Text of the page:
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wich. The sum of 5001. and upwards is yearly given ont of the house in temporary relief to families disabled by sickness or other distresses; besides which more than half that sum is expended in clothing children not in the house to fit them for services and apprenticeships, and in rewards to encourage indus


There is a weekly market at Dereham, very plentifully supplied with fowls, butcher's meat, butter, fruit, and vegetables of all sorts, and it is the largest pig market in the county. The market-day is on Friday. There are two fairs in the year, on Thursday and Friday before Old Midsummer, and on the Thursday and Friday se'nnight before Old Michaelmas. For upwards of 30 years past there has been a justice-sitting constantly held at the George Inn on every Friday, which has been attended with the most beneficial consequences.

In this town was formerly a considerable business carried on in the worsted-weaving branch, which has lately much declined. The air of East Dereham is esteemed peculiarly fine, and many persons of independence and opulence have retired from the metropolis and its vicinity, to inhale its salubrious breezes. The London post comes in every day of the week, except Monday, and returns every day except Saturday.

Two miles from East Dereham, parted by a small rivulet, is the village of SCARNING, which at one time was so celebrated for its fruitfulness and plenty, as to be called, "The Land of Canaan, flowing with milk and honey." It was then inhabited by a generous and hospitable yeomanry, who lived on their own landed estates, which consisted chiefly of rich pasture land, the greatest part of which has since been converted into arable. The Free School of Scarning is well endowed, and was much improved recently by the Rev. St. John Priest. This

parish is in the hundred of Launditch, and contains 56 houses, and 439 inhabitants.

Passing through Vendling and Fransham, a mile beyond which on the right is Durham Hall, the seat of Robert Dener, Esq. and a mile and a half further on the left is the seat of William Mason, Esq. we arrive at SWAFFHAM, a market town, and parish in the hundred of South Greenhoe, 34 miles from Newmarket, and 93 from London; it contains 441 houses, and 2,220 inhabitants. It is a very neat town, stands in a fine open country, on a gravelly soil, and is peculiarly beautifully situated. The air is esteemed very salubrious; several instances of great longevity have occured here. The town is extensive, and the houses are distributed over a considerable space of ground. Near the centre is a large open area, in which is a pool of water. The market hill is very spacious, and a handsome cross has been erected on it by Lord Orford; and on the west side of the hill a Subscription Assembly Room has been recently built.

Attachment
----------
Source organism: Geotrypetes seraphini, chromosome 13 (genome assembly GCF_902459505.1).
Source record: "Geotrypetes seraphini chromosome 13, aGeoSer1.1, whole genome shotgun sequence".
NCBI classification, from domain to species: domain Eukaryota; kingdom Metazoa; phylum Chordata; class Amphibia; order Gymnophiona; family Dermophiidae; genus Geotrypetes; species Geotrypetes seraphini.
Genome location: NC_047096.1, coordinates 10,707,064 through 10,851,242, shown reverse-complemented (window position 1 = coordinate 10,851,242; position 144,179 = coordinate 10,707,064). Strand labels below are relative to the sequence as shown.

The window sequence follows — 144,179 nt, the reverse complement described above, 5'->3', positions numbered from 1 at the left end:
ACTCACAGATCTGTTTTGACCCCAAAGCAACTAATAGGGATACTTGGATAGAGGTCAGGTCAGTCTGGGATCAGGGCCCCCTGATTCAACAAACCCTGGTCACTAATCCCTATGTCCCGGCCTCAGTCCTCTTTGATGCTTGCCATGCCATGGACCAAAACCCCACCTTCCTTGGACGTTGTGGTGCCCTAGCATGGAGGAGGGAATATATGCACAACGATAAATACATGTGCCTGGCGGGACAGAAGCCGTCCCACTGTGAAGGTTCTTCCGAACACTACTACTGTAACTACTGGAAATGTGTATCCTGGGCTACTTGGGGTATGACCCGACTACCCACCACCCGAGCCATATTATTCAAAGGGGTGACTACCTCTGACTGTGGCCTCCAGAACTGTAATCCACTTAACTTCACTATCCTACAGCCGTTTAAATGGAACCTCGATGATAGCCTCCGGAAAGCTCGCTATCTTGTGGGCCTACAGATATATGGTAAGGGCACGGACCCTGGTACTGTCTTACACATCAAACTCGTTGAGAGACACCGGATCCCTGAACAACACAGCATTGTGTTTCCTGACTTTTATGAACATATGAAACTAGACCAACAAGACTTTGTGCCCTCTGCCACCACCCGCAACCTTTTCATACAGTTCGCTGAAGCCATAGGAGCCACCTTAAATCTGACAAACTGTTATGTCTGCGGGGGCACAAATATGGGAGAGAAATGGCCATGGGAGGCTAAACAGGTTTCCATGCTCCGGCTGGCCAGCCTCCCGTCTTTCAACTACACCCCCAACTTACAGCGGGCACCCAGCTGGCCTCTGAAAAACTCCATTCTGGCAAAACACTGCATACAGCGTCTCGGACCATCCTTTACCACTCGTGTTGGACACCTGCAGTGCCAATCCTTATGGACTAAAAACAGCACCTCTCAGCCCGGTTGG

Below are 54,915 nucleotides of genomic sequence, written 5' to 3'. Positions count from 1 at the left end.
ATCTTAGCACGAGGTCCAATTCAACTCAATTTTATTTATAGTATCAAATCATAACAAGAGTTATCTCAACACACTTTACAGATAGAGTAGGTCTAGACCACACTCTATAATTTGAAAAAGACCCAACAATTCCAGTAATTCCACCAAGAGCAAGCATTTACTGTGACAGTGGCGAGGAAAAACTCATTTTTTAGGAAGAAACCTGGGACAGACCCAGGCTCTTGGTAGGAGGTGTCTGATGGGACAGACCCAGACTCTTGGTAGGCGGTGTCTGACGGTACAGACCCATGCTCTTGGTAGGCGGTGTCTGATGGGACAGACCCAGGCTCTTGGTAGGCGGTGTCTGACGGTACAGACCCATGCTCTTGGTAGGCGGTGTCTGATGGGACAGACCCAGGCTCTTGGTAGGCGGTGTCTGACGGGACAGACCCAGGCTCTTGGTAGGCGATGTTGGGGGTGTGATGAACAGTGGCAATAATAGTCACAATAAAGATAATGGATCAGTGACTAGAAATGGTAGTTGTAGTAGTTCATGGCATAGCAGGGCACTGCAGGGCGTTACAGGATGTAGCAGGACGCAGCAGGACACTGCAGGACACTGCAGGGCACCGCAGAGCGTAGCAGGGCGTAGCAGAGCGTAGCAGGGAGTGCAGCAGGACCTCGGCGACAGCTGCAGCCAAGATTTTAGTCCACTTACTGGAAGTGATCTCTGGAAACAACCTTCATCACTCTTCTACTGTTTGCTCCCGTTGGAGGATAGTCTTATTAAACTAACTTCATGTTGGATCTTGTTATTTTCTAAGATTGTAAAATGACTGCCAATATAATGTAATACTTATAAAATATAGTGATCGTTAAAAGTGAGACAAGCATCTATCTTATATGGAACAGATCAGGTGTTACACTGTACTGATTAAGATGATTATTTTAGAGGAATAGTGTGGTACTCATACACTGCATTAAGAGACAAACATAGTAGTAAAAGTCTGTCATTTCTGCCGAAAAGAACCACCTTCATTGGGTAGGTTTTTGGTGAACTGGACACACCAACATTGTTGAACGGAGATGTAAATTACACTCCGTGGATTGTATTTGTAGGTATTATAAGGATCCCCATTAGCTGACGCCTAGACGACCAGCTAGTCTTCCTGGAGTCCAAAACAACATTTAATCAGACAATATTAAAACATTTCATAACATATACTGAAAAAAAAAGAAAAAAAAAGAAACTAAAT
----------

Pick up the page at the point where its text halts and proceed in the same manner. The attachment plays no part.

Camden says that Swaffham was once the estate of the Earl of Richmond. The church is a handsome building, in the form of a cathedral; it was begun about the end of the reign of Edward the Fourth, but was not finished until the reign of Henry the Seventh; it has a nave, north and south aisles, chancel, and two transept chapels, making it in the form of a cross. In the windows are some remains of stained glass; the tower steeple is particularly light, well proportioned, and elegant, surrounded with a neat turret erected in 1777. The whole is covered with lead, and built with free-stone, flint, and brick. The upper part of the nave is coped and embattled, in which there is a clock and eight bells. Above the water table, and under the battlements, are two shields, in one of which are the cross keys, and in the other two swords across, the emblems of St. Peter and St. Paul, to whom the church is dedi


cated. The tower was begun in 1507, and finished in 1510: over the doors are several niches for images. The vault of the church and the side aisles are supported by fine slender pillars, consisting each of four small pilasters joined together, forming 14 handsome arches, seven on each side, over which there are 28 neat light windows. The roof is inimitably beautiful, of oak neatly wrought and carved. The north aisle and steeple are said to have been built by John Chapman, a travelling tinker; but Mr. Gough, in his additions to Camden, views the story of Chapman being a pedlar as a vulgar tradition; but there is little doubt of this story being founded in truth, as there originally was in each window of the aisle painting of the tinker, his wife, and three children. In this aisle a large and lofty gallery is erected for the singers; the ascent is by a stone staircase in the adjoining wall. The arches of the chancel and west end are grand and spacious, rising almost to the summit of the roof of the church. The roof of the chancel is of oak, supported by angels.